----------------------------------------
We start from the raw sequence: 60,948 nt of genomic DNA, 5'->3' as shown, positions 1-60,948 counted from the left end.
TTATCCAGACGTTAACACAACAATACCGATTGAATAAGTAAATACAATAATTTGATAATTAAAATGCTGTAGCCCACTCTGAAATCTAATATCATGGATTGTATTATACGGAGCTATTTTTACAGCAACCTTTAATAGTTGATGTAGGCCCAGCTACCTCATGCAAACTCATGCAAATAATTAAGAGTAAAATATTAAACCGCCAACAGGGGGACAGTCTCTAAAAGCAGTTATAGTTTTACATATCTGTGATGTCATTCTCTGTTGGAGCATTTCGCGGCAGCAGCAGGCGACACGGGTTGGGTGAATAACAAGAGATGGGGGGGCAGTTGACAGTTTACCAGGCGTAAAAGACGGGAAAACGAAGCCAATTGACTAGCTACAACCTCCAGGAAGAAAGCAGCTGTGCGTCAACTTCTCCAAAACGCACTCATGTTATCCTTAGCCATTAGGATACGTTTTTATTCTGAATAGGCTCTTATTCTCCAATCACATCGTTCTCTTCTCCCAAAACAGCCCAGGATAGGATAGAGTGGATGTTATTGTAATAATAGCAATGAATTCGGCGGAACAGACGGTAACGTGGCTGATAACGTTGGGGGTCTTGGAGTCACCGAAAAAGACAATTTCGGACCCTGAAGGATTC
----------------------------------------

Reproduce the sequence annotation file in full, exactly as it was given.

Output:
We start from the raw sequence: 60,948 nt of genomic DNA, 5'->3' as shown, positions 1-60,948 counted from the left end.
TTATCCAGACGTTAACACAACAATACCGATTGAATAAGTAAATACAATAATTTGATAATTAAAATGCTGTAGCCCACTCTGAAATCTAATATCATGGATTGTATTATACGGAGCTATTTTTACAGCAACCTTTAATAGTTGATGTAGGCCCAGCTACCTCATGCAAACTCATGCAAATAATTAAGAGTAAAATATTAAACCGCCAACAGGGGGACAGTCTCTAAAAGCAGTTATAGTTTTACATATCTGTGATGTCATTCTCTGTTGGAGCATTTCGCGGCAGCAGCAGGCGACACGGGTTGGGTGAATAACAAGAGATGGGGGGGCAGTTGACAGTTTACCAGGCGTAAAAGACGGGAAAACGAAGCCAATTGACTAGCTACAACCTCCAGGAAGAAAGCAGCTGTGCGTCAACTTCTCCAAAACGCACTCATGTTATCCTTAGCCATTAGGATACGTTTTTATTCTGAATAGGCTCTTATTCTCCAATCACATCGTTCTCTTCTCCCAAAACAGCCCAGGATAGGATAGAGTGGATGTTATTGTAATAATAGCAATGAATTCGGCGGAACAGACGGTAACGTGGCTGATAACGTTGGGGGTCTTGGAGTCACCGAAAAAGACAATTTCGGACCCTGAAGGATTC